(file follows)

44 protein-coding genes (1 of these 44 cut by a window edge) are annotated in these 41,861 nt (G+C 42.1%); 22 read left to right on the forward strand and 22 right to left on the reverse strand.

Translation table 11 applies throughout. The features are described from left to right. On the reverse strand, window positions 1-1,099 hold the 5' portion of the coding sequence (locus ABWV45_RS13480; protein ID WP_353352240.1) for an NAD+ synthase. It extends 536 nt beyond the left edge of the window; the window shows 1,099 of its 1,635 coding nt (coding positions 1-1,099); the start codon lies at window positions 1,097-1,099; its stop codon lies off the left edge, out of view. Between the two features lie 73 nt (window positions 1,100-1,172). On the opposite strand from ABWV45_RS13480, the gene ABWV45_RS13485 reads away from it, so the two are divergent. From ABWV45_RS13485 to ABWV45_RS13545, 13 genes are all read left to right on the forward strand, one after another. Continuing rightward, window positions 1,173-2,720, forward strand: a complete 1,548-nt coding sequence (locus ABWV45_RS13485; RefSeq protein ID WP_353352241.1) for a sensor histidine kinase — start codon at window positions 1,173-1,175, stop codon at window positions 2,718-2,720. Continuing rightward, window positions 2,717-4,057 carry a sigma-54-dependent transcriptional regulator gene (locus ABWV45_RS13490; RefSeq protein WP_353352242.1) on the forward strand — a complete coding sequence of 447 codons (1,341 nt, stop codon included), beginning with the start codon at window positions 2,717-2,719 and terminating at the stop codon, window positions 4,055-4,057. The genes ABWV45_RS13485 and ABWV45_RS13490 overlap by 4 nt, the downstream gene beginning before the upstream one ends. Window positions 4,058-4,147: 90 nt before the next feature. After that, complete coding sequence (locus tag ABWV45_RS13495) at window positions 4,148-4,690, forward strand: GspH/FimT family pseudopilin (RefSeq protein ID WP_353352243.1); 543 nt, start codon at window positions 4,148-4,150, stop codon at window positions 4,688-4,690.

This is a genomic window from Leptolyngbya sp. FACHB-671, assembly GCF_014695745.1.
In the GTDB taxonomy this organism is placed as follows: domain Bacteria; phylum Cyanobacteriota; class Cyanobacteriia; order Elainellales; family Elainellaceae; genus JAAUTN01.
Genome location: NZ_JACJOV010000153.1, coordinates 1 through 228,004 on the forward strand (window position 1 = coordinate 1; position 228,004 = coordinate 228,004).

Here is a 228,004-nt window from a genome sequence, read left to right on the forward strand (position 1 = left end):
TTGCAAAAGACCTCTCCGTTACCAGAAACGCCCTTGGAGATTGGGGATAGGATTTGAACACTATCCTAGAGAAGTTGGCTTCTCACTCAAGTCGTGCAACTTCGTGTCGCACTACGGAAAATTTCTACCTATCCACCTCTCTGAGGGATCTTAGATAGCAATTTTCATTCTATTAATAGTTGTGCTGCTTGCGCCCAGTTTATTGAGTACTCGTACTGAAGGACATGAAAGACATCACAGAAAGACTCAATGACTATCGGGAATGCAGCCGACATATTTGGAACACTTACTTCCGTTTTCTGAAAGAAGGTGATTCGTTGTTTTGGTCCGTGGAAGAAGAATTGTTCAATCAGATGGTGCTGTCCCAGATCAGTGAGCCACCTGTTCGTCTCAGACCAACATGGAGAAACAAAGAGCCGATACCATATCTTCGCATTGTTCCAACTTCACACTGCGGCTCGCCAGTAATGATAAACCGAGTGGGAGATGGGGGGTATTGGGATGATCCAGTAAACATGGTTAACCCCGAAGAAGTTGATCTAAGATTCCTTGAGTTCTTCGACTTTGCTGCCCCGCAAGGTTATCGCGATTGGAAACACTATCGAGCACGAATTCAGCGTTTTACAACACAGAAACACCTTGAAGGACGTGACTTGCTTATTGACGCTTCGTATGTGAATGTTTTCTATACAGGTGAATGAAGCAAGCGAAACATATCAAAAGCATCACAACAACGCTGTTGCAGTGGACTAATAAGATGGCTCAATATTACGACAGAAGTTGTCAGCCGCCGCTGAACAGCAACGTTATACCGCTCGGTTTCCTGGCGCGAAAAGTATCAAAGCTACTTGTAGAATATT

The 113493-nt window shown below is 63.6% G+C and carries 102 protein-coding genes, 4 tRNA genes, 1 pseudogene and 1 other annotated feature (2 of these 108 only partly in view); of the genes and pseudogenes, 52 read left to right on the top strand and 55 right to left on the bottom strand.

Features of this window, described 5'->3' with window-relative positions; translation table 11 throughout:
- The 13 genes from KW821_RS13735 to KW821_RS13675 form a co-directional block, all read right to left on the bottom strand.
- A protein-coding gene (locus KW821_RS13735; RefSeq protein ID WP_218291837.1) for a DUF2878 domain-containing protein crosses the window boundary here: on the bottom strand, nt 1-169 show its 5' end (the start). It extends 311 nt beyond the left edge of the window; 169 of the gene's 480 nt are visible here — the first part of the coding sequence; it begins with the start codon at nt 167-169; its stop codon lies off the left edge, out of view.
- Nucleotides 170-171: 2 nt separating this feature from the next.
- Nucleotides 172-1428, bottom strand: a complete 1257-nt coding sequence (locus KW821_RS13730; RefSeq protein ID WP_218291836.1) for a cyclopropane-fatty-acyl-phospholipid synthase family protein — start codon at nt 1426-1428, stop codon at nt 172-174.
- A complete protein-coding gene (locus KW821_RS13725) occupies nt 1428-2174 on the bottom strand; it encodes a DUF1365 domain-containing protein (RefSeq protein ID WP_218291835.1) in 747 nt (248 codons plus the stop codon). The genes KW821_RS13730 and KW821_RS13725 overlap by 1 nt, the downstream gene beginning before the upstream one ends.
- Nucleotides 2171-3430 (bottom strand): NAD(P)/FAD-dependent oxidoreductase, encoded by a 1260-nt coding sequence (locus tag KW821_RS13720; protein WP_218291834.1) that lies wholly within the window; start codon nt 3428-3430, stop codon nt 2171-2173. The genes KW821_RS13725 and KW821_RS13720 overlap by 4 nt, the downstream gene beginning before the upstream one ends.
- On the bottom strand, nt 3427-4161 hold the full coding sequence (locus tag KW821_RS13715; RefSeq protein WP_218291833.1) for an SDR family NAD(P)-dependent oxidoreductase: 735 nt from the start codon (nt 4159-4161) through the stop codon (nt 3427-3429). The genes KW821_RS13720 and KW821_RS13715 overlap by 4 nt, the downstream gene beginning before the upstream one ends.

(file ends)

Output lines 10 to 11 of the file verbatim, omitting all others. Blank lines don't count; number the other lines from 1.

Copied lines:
- The 13 genes from KW821_RS13735 to KW821_RS13675 form a co-directional block, all read right to left on the bottom strand.
- A protein-coding gene (locus KW821_RS13735; RefSeq protein ID WP_218291837.1) for a DUF2878 domain-containing protein crosses the window boundary here: on the bottom strand, nt 1-169 show its 5' end (the start). It extends 311 nt beyond the left edge of the window; 169 of the gene's 480 nt are visible here — the first part of the coding sequence; it begins with the start codon at nt 167-169; its stop codon lies off the left edge, out of view.